Profile of a Female Scientist: An Interview with Chrysanthe Preza
By Gale Mamatova
Associate Professor of Electrical and Computer Engineering
Associate Professor of Biomedical Engineering
Ring Professor of Engineering
Principal Investigator, Computational Imaging Research Lab.
Mamatova: Chrysanthe, thank you very much for agreeing to participate in our MWOSA Interviews. Can you tell me a little about your professional experiences, and how you have shaped your interest in Electrical and Computer Engineering?
Preza: As a first year graduate student I was fortunate to be involved as a research assistant in the computational optical sectioning microscopy project at the Institute for Biomedical Computing at Washington University in St. Louis. My experiences through this project have made a huge impact on my research interests to formulate and solve accurate forward and inverse imaging problems for microscopy.
Mamatova: That sounds like an interesting career path. Did you have a mentor that guided you? Can you tell me a little about how a mentor has been a professional and/or academic assistance to you as you've strived to fulfill your career goals?
Preza: Yes, I have been fortunate to have mentors guide me through decisions that I had to make in my career. My mentors are more experienced than me and have been very successful in their careers. Being able to talk about difficult situations or new opportunities that come along my way and to get my mentor's perspective is very important to me.
Mamatova: I see that you've participated in education outreach initiatives in the past. Why do you believe supporting these types of efforts is important?
Preza: Outreach initiatives are part of what I do as an educator and mentor. They provide a mechanism to raise awareness about Science and Engineering and women's active involvement in these fields.
Mamatova: What inspires you the most about your research?
Preza: Visualization of microorganisms in new ways could lead to new understanding of fundamental biological mechanisms that would inform not only basic science but also disease diagnosis, drug development and ultimately disease treatment. Developing new imaging technologies to enable this visualization and study is what inspires my research.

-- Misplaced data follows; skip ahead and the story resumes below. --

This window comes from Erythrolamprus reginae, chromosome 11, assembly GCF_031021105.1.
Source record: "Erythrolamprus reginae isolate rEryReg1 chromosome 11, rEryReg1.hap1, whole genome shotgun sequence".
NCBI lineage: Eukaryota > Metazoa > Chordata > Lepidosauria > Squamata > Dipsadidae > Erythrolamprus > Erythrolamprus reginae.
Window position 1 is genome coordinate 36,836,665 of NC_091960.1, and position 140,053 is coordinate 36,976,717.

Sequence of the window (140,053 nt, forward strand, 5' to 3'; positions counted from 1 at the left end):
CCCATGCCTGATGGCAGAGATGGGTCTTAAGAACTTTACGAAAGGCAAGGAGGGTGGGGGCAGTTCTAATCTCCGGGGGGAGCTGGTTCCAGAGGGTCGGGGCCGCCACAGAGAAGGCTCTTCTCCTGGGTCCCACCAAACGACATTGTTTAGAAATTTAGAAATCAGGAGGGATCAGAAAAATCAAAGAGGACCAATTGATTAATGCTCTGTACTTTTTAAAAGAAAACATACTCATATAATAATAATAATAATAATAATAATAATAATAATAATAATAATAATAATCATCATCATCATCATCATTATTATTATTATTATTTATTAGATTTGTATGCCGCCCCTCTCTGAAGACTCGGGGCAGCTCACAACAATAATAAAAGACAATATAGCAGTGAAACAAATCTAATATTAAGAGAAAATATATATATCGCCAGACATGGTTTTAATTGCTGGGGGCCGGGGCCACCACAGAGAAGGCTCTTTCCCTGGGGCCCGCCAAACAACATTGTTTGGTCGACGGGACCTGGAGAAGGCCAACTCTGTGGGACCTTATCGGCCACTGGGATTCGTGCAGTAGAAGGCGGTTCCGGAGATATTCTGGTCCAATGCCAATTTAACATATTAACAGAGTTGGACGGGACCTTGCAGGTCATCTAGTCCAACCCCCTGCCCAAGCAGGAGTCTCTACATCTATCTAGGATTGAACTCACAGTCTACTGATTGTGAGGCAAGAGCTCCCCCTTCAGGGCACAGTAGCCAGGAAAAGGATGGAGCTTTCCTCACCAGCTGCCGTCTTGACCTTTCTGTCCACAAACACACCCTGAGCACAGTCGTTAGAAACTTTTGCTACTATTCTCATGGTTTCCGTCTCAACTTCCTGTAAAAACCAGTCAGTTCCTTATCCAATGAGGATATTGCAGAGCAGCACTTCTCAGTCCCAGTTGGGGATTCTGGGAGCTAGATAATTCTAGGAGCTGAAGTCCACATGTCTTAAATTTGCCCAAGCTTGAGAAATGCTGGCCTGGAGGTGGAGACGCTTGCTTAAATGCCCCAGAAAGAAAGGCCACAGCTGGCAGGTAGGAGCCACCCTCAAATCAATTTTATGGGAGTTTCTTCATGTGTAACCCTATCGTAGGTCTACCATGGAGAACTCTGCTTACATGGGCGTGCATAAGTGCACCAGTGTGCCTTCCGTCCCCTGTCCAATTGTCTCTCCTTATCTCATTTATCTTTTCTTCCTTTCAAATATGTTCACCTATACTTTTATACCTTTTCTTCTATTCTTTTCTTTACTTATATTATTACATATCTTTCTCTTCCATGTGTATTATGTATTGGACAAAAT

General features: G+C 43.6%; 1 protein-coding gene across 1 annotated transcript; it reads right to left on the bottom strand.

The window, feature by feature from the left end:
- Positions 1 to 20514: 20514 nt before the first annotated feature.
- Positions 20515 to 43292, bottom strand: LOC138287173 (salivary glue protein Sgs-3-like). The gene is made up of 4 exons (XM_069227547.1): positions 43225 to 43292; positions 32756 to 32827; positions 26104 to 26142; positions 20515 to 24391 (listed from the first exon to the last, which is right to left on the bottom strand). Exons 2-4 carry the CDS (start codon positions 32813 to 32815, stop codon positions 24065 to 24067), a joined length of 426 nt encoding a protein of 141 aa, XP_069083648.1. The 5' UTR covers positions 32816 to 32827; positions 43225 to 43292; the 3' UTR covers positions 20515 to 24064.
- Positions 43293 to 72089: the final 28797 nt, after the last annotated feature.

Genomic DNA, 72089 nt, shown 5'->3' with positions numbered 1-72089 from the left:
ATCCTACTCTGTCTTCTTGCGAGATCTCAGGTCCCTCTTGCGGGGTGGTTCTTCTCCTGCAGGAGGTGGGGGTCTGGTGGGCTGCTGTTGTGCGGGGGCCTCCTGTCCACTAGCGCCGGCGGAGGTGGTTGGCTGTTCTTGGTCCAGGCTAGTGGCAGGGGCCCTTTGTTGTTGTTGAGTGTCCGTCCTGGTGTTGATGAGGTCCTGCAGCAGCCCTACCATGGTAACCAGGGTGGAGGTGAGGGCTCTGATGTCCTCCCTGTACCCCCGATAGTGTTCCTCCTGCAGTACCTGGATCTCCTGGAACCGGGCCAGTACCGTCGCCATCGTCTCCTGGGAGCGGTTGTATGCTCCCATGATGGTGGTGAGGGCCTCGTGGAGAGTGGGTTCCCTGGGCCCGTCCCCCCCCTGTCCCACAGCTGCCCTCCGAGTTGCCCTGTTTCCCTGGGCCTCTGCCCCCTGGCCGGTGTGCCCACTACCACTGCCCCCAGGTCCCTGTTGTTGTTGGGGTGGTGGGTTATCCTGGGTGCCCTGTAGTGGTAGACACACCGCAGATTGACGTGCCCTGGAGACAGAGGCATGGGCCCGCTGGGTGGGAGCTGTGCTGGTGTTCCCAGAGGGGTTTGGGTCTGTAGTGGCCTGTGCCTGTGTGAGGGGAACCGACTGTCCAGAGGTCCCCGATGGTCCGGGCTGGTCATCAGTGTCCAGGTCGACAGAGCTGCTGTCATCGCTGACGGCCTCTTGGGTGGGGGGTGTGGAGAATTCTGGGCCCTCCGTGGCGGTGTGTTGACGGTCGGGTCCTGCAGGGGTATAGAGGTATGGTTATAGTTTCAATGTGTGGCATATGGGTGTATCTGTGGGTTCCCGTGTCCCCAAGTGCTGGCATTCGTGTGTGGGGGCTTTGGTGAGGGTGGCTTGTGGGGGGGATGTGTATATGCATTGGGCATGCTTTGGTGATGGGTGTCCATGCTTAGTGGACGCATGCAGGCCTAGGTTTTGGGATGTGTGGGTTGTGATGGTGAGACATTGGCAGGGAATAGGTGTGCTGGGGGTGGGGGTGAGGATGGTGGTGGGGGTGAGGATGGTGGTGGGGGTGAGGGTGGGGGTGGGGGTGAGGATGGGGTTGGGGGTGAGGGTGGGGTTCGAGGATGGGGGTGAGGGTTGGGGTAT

Mamatova: What are some of your research interests?
Preza: Integrating novel optics and computational methods to develop new imaging techniques for biomedical imaging.
Mamatova: How did you discover the science of Optics and what fascinates you the most?
Preza: My involvement in the interdisciplinary computational optical sectioning microscopy project required understanding better both basic and advanced optics. I have always been fascinated by our ability to capture information about an object/scene with different types of images through the interaction of the object/scene with light and computational optical sensors.
Mamatova: What are some difficulties or challenges you've had to face and/or currently face being a minority in your field?
Preza: Balancing teaching, doing research and serving at the Department, College and University level is more challenging for minority faculty. For example, because I am the only female faculty in my academic department, I am asked to serve on many committees for diversity purposes.
Mamatova: What advice would you give to other aspiring female scientists?
Preza: Find a mentor whose opinion and advice you can trust. Accept help from others when you need it.
Mamatova: Thank you for your time and insights!